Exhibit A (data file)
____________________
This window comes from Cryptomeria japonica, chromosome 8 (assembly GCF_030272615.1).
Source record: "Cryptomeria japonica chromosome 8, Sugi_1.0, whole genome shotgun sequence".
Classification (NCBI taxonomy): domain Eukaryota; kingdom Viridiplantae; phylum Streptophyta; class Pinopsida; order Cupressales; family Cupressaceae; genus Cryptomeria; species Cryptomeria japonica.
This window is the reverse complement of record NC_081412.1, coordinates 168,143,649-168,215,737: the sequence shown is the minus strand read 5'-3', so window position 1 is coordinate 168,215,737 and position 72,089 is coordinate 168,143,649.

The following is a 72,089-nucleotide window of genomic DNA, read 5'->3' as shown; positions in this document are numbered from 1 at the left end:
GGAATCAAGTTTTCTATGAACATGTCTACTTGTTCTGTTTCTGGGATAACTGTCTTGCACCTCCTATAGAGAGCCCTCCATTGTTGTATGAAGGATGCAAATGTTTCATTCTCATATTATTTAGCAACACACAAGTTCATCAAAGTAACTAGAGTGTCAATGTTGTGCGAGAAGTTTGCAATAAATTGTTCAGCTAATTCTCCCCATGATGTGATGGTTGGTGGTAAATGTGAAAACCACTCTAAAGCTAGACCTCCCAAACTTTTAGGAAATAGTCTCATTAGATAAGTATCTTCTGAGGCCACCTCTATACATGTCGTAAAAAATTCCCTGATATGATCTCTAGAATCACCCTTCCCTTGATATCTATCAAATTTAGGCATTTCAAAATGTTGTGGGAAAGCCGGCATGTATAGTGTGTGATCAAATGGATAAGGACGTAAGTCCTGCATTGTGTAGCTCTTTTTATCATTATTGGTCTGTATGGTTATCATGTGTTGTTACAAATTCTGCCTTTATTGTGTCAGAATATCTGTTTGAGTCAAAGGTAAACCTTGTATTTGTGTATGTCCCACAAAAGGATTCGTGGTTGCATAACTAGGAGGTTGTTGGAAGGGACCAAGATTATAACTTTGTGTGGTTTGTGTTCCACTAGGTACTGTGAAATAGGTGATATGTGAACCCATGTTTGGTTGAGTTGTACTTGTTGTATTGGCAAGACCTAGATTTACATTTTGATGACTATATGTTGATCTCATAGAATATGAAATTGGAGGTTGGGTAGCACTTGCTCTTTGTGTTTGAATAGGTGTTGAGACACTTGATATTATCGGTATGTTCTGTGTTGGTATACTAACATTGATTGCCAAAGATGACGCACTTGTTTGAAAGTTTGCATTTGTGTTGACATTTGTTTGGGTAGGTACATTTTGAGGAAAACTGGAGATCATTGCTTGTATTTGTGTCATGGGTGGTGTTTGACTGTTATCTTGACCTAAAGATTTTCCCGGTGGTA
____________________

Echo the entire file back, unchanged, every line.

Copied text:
This window comes from Cryptomeria japonica, chromosome 8 (assembly GCF_030272615.1).
Source record: "Cryptomeria japonica chromosome 8, Sugi_1.0, whole genome shotgun sequence".
Classification (NCBI taxonomy): domain Eukaryota; kingdom Viridiplantae; phylum Streptophyta; class Pinopsida; order Cupressales; family Cupressaceae; genus Cryptomeria; species Cryptomeria japonica.
This window is the reverse complement of record NC_081412.1, coordinates 168,143,649-168,215,737: the sequence shown is the minus strand read 5'-3', so window position 1 is coordinate 168,215,737 and position 72,089 is coordinate 168,143,649.

The following is a 72,089-nucleotide window of genomic DNA, read 5'->3' as shown; positions in this document are numbered from 1 at the left end:
GGAATCAAGTTTTCTATGAACATGTCTACTTGTTCTGTTTCTGGGATAACTGTCTTGCACCTCCTATAGAGAGCCCTCCATTGTTGTATGAAGGATGCAAATGTTTCATTCTCATATTATTTAGCAACACACAAGTTCATCAAAGTAACTAGAGTGTCAATGTTGTGCGAGAAGTTTGCAATAAATTGTTCAGCTAATTCTCCCCATGATGTGATGGTTGGTGGTAAATGTGAAAACCACTCTAAAGCTAGACCTCCCAAACTTTTAGGAAATAGTCTCATTAGATAAGTATCTTCTGAGGCCACCTCTATACATGTCGTAAAAAATTCCCTGATATGATCTCTAGAATCACCCTTCCCTTGATATCTATCAAATTTAGGCATTTCAAAATGTTGTGGGAAAGCCGGCATGTATAGTGTGTGATCAAATGGATAAGGACGTAAGTCCTGCATTGTGTAGCTCTTTTTATCATTATTGGTCTGTATGGTTATCATGTGTTGTTACAAATTCTGCCTTTATTGTGTCAGAATATCTGTTTGAGTCAAAGGTAAACCTTGTATTTGTGTATGTCCCACAAAAGGATTCGTGGTTGCATAACTAGGAGGTTGTTGGAAGGGACCAAGATTATAACTTTGTGTGGTTTGTGTTCCACTAGGTACTGTGAAATAGGTGATATGTGAACCCATGTTTGGTTGAGTTGTACTTGTTGTATTGGCAAGACCTAGATTTACATTTTGATGACTATATGTTGATCTCATAGAATATGAAATTGGAGGTTGGGTAGCACTTGCTCTTTGTGTTTGAATAGGTGTTGAGACACTTGATATTATCGGTATGTTCTGTGTTGGTATACTAACATTGATTGCCAAAGATGACGCACTTGTTTGAAAGTTTGCATTTGTGTTGACATTTGTTTGGGTAGGTACATTTTGAGGAAAACTGGAGATCATTGCTTGTATTTGTGTCATGGGTGGTGTTTGACTGTTATCTTGACCTAAAGATTTTCCCGGTGGTA